When we began to think about creating an online book group that would appeal to readers of all ages, there were classic titles that came quickly to mind. Finding books that corresponded to the PaperTigers’ goal of understanding different cultures through children’s literature was a challenge and an opportunity for exploring new reading adventures.
I was lucky. The first book I found on my initial foray into this new world of books that would appeal to both adults and children was one that immediately captured my heart and mind—Naming Maya by Uma Krishnaswami.
I’ve worked in bookstores for decades but this novel was one that I hadn’t encountered before. I was eager to hear other people’s opinions of it and to have the chance to talk about it, the way we readers always feel when we find a book that we love.
The comments for Naming Maya have been as rich and as thoughtful as I had hoped they would be. Readers have agreed that this is a book for mothers and daughters to read together, that it evokes India in a way that could describe Hyderabad as well as it does Chennai, and that the theme of dualism is expressed quite beautifully in the idea of the “Two-Gift.” As Maya herself concludes about trust, in an observation that applies to many things in this novel–and in life–”You keep some, you give some away.”
What makes this book one that I can return to with pleasure for reading over and over is, above all, the way that three very strong women of different generations are portrayed, Maya, Kamala Mami, and Maya’s mother. Together they make a household that is both temporary and enduring, and Uma Krishnaswami makes each of them enduring figures in the reader’s imagination. It is no small feat to be able to give life to characters of varying background and chronological age, but it is accomplished so well in Naming Maya.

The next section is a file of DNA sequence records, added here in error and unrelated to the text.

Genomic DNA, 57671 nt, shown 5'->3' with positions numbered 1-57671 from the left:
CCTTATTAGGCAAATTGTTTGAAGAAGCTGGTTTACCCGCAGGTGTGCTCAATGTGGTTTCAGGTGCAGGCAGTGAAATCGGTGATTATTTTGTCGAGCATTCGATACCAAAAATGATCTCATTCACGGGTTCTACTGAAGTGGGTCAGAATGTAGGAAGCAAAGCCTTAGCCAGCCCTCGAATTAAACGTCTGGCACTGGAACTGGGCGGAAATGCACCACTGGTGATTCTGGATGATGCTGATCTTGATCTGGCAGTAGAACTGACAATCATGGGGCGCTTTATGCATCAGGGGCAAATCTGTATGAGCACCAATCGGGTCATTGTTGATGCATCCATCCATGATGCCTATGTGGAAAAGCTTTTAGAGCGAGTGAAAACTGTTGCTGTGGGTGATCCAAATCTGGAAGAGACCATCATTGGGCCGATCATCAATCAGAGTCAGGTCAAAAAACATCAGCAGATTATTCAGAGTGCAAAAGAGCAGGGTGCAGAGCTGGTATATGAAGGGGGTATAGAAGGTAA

Not only is Chennai vividly evoked in this book, but so is its culture and values. Uma Krishnaswami delicately and without editorializing shows through Maya’s eyes different ways of accepting marriage, of being a teenager, of growing old. And she so wonderfully shows how food can be a common language when living in a place where three different languages are routinely used and in all of them words sometimes fail.
“I hear you need a cook,” Kamala Mami announces to Maya and her mother, the day after their arrival in India. They do indeed, more than they know. Kamala Mami’s food brings them slowly together–right up until a dish made from her recipe crashes to the floor and releases Maya’s torrent of hitherto unspoken emotion.
The one complaint I have about this novel is that it hasn’t yet been released in a paperback edition, which would make it accessible to many more readers than it already is. When I recently told a fellow-bookseller about Naming Maya, his response was that far too few books address the subject of bi-cultural children, a point that both Aline and Katia touched upon in our discussion. Uma Krishnaswami has found a universality in belonging to two different worlds. Through her art Maya’s duality becomes a new way for readers of all ages to look at their own lives, and that is an act accomplished by literature that is truly great.
If you haven’t yet read this book, I envy you the joy of experiencing it for the first time. If you know a young girl with whom you can share it, I envy you even more. If you’ve read it already, discover the joy of reading it again–and add your opinion to mine in the comments field if you agree that it should be reissued in a paperback edition, please!